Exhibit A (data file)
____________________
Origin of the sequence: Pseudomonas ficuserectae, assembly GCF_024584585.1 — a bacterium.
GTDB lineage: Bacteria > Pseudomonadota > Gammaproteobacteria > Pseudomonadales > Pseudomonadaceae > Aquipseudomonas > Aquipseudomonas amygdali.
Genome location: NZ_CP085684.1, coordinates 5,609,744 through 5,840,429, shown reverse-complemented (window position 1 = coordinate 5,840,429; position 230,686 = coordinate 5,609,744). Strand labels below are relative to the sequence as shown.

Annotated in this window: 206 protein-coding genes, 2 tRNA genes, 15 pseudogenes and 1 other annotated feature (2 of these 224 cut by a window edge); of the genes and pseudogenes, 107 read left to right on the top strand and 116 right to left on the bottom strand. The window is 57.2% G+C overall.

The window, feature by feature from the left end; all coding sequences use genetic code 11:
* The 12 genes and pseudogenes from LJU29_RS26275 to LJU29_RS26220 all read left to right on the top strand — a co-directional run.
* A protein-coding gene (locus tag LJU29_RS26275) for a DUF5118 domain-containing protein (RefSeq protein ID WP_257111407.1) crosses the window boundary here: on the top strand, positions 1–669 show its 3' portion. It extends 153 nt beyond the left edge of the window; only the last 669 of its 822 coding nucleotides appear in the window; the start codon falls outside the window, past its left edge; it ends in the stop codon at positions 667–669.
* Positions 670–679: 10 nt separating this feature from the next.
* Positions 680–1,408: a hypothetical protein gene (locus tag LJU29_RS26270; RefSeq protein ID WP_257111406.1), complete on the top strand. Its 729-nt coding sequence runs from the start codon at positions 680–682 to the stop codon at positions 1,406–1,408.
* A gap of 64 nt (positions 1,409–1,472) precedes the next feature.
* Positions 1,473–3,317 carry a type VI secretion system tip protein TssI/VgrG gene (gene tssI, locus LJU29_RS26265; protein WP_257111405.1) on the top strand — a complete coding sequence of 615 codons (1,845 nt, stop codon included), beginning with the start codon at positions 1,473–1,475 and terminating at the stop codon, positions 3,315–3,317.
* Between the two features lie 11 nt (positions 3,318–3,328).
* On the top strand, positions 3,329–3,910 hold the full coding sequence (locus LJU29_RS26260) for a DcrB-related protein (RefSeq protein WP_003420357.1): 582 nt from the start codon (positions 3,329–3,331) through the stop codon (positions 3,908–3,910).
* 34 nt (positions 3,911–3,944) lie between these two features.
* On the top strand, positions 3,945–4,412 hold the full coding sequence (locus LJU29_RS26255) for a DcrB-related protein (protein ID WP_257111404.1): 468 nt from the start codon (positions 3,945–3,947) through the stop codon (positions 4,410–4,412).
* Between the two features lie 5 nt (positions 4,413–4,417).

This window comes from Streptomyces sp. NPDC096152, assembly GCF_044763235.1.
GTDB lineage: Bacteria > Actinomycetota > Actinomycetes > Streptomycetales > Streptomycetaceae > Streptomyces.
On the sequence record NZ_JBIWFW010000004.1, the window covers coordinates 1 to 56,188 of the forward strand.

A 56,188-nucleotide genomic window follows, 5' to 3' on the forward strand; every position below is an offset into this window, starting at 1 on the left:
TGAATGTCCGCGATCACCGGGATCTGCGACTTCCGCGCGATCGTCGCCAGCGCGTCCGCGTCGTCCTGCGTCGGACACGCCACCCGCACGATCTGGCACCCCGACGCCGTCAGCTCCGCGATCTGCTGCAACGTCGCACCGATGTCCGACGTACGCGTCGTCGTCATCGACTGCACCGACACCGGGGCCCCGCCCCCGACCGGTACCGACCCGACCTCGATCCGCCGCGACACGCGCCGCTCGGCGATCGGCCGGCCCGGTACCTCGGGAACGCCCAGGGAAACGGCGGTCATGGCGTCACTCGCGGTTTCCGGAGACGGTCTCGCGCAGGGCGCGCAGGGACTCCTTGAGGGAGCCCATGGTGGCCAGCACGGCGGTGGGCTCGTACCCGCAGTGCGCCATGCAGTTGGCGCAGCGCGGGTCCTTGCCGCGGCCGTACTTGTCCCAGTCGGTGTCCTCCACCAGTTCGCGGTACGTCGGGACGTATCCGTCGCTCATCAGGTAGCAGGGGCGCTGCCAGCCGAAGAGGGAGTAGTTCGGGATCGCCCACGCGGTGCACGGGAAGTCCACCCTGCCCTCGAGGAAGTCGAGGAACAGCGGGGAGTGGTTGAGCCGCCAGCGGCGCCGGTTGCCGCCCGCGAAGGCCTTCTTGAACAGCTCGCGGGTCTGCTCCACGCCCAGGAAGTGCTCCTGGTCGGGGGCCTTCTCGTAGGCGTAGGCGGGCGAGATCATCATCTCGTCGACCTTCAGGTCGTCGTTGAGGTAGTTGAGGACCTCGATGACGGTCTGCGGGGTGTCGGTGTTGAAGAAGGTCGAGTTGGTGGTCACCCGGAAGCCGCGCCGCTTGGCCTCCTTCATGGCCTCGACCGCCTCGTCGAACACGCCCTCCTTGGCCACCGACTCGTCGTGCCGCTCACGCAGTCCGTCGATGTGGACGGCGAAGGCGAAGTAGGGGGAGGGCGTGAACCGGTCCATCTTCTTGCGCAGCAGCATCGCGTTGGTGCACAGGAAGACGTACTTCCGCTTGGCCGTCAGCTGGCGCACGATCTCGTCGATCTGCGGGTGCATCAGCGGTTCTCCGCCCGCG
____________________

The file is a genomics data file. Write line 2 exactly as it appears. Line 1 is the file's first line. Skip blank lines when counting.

GTDB lineage: Bacteria > Pseudomonadota > Gammaproteobacteria > Pseudomonadales > Pseudomonadaceae > Aquipseudomonas > Aquipseudomonas amygdali.